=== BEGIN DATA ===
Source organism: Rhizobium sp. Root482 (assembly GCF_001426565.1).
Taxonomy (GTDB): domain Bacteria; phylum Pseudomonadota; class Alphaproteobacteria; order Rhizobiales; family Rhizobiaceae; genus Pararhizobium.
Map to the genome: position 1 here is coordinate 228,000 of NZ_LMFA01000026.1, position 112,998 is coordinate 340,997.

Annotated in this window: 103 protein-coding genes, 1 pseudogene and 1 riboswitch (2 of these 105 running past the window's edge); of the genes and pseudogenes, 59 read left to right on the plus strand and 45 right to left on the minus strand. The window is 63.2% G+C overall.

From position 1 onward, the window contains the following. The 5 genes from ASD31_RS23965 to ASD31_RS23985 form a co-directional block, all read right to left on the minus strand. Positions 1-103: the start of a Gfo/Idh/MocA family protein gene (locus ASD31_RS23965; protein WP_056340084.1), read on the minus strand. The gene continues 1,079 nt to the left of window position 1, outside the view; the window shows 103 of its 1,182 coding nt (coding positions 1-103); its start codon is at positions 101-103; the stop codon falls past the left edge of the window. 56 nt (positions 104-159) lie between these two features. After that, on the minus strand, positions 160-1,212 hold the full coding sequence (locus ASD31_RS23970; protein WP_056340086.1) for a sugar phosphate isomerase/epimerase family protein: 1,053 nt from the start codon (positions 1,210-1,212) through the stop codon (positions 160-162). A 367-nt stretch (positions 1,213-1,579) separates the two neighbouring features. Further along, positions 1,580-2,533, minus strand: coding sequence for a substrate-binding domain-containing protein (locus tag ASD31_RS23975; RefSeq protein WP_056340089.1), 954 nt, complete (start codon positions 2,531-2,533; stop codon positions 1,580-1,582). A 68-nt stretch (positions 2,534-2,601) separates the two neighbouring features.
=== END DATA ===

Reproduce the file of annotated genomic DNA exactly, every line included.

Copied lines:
Source organism: Rhizobium sp. Root482 (assembly GCF_001426565.1).
Taxonomy (GTDB): domain Bacteria; phylum Pseudomonadota; class Alphaproteobacteria; order Rhizobiales; family Rhizobiaceae; genus Pararhizobium.
Map to the genome: position 1 here is coordinate 228,000 of NZ_LMFA01000026.1, position 112,998 is coordinate 340,997.

Annotated in this window: 103 protein-coding genes, 1 pseudogene and 1 riboswitch (2 of these 105 running past the window's edge); of the genes and pseudogenes, 59 read left to right on the plus strand and 45 right to left on the minus strand. The window is 63.2% G+C overall.

From position 1 onward, the window contains the following. The 5 genes from ASD31_RS23965 to ASD31_RS23985 form a co-directional block, all read right to left on the minus strand. Positions 1-103: the start of a Gfo/Idh/MocA family protein gene (locus ASD31_RS23965; protein WP_056340084.1), read on the minus strand. The gene continues 1,079 nt to the left of window position 1, outside the view; the window shows 103 of its 1,182 coding nt (coding positions 1-103); its start codon is at positions 101-103; the stop codon falls past the left edge of the window. 56 nt (positions 104-159) lie between these two features. After that, on the minus strand, positions 160-1,212 hold the full coding sequence (locus ASD31_RS23970; protein WP_056340086.1) for a sugar phosphate isomerase/epimerase family protein: 1,053 nt from the start codon (positions 1,210-1,212) through the stop codon (positions 160-162). A 367-nt stretch (positions 1,213-1,579) separates the two neighbouring features. Further along, positions 1,580-2,533, minus strand: coding sequence for a substrate-binding domain-containing protein (locus tag ASD31_RS23975; RefSeq protein WP_056340089.1), 954 nt, complete (start codon positions 2,531-2,533; stop codon positions 1,580-1,582). A 68-nt stretch (positions 2,534-2,601) separates the two neighbouring features.